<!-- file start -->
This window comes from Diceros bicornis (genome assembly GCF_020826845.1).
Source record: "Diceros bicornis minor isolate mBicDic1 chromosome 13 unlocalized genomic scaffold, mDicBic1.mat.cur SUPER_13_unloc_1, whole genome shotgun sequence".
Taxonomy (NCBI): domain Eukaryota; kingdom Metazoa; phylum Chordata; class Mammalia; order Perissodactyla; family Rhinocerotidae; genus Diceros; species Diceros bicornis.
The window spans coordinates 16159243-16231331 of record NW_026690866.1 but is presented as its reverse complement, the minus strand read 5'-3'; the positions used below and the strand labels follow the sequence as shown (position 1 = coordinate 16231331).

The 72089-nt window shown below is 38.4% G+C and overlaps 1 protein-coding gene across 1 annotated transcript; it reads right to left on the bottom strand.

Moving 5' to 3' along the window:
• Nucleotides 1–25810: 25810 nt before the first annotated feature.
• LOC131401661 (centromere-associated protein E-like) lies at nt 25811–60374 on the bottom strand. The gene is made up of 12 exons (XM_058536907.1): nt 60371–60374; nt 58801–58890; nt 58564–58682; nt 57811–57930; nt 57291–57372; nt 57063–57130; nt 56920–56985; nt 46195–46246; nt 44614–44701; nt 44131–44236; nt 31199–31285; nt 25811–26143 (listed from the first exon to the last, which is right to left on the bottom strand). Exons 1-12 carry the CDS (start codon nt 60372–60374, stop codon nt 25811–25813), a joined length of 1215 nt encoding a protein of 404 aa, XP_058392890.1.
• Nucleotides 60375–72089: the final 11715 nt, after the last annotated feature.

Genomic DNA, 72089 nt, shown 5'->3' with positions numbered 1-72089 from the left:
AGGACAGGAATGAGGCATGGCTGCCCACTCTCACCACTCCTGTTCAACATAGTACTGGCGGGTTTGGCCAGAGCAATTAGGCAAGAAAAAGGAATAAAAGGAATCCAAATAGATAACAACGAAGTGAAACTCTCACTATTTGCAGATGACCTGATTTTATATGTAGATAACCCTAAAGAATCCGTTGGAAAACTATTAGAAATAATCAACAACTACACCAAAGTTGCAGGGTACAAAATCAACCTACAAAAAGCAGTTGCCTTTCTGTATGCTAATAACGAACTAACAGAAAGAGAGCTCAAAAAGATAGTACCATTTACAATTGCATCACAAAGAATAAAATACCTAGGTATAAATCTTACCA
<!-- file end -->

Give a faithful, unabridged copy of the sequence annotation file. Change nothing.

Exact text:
This window comes from Diceros bicornis (genome assembly GCF_020826845.1).
Source record: "Diceros bicornis minor isolate mBicDic1 chromosome 13 unlocalized genomic scaffold, mDicBic1.mat.cur SUPER_13_unloc_1, whole genome shotgun sequence".
Taxonomy (NCBI): domain Eukaryota; kingdom Metazoa; phylum Chordata; class Mammalia; order Perissodactyla; family Rhinocerotidae; genus Diceros; species Diceros bicornis.
The window spans coordinates 16159243-16231331 of record NW_026690866.1 but is presented as its reverse complement, the minus strand read 5'-3'; the positions used below and the strand labels follow the sequence as shown (position 1 = coordinate 16231331).

The 72089-nt window shown below is 38.4% G+C and overlaps 1 protein-coding gene across 1 annotated transcript; it reads right to left on the bottom strand.

Moving 5' to 3' along the window:
• Nucleotides 1–25810: 25810 nt before the first annotated feature.
• LOC131401661 (centromere-associated protein E-like) lies at nt 25811–60374 on the bottom strand. The gene is made up of 12 exons (XM_058536907.1): nt 60371–60374; nt 58801–58890; nt 58564–58682; nt 57811–57930; nt 57291–57372; nt 57063–57130; nt 56920–56985; nt 46195–46246; nt 44614–44701; nt 44131–44236; nt 31199–31285; nt 25811–26143 (listed from the first exon to the last, which is right to left on the bottom strand). Exons 1-12 carry the CDS (start codon nt 60372–60374, stop codon nt 25811–25813), a joined length of 1215 nt encoding a protein of 404 aa, XP_058392890.1.
• Nucleotides 60375–72089: the final 11715 nt, after the last annotated feature.

Genomic DNA, 72089 nt, shown 5'->3' with positions numbered 1-72089 from the left:
AGGACAGGAATGAGGCATGGCTGCCCACTCTCACCACTCCTGTTCAACATAGTACTGGCGGGTTTGGCCAGAGCAATTAGGCAAGAAAAAGGAATAAAAGGAATCCAAATAGATAACAACGAAGTGAAACTCTCACTATTTGCAGATGACCTGATTTTATATGTAGATAACCCTAAAGAATCCGTTGGAAAACTATTAGAAATAATCAACAACTACACCAAAGTTGCAGGGTACAAAATCAACCTACAAAAAGCAGTTGCCTTTCTGTATGCTAATAACGAACTAACAGAAAGAGAGCTCAAAAAGATAGTACCATTTACAATTGCATCACAAAGAATAAAATACCTAGGTATAAATCTTACCA